Theoretical Framework

Although there has been a wealth of research exploring motivation within technological environments, few studies employ frameworks that are grounded in well-studied and rigorous theories of motivation.  Eccles and Wigfields’ expectancy-value theory provides a framework to research well-grounded motivation constructs that deal with students’ beliefs about their competence, and about how personally relevant their academic studies are.

Self-Efficacy
Individuals’ perceived capabilities to learn or accomplish tasks at designated levels of performance (i.e., “How confident are you that you can find the x-intercept given the slope of a line?”).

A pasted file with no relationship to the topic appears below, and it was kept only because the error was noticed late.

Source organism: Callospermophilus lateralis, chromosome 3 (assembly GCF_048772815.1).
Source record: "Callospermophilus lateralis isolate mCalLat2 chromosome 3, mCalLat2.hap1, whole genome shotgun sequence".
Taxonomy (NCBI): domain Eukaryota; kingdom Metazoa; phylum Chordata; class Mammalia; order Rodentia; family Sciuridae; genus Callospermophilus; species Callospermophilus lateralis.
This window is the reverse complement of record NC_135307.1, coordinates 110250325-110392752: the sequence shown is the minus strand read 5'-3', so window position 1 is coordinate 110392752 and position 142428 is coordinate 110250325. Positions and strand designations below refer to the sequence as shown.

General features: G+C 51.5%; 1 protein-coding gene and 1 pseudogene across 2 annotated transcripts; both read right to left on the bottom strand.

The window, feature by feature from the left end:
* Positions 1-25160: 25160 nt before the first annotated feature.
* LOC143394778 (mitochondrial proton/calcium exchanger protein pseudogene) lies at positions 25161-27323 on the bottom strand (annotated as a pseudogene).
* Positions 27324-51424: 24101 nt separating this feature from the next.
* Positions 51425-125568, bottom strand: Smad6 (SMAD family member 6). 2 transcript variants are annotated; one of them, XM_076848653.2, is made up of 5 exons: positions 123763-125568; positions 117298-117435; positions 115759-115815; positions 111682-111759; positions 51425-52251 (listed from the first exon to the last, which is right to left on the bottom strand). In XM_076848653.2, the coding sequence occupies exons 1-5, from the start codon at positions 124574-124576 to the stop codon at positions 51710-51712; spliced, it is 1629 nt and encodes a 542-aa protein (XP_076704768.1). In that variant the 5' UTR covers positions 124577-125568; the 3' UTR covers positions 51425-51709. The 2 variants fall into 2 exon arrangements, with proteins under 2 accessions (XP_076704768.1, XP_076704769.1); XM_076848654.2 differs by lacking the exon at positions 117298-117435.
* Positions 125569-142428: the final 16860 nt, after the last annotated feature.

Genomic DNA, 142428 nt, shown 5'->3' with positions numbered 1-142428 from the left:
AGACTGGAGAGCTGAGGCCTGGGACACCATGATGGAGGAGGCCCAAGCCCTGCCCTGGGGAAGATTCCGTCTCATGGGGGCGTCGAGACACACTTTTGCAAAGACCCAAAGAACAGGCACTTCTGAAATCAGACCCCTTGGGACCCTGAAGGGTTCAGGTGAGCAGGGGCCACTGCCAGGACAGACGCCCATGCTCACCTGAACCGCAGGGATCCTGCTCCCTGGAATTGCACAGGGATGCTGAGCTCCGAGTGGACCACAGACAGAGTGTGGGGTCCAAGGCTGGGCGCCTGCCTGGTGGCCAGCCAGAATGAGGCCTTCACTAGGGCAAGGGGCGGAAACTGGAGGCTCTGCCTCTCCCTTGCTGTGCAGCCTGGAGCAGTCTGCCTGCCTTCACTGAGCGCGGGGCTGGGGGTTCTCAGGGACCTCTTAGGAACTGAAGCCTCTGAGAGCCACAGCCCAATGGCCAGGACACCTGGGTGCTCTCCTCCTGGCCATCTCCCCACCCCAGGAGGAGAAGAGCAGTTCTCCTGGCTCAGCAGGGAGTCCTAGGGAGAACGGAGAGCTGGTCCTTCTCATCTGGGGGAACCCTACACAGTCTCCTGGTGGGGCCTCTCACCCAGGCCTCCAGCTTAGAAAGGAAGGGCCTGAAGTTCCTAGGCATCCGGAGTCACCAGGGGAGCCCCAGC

Implicit Theories of Ability
Individuals’ beliefs about whether math “smarts” is a static characteristic or a skill that can be augmented (i.e., “My math ability is something about me that can’t be changed very much”).

Value Beliefs

  • Attainment value: Importance of doing well on a task.
  • Interest value: Enjoyment of doing a task.
  • Utility value: How a task fits one’s personal agenda.
  • Cost value: What one has to give up to do a task. / How much effort must be exerted.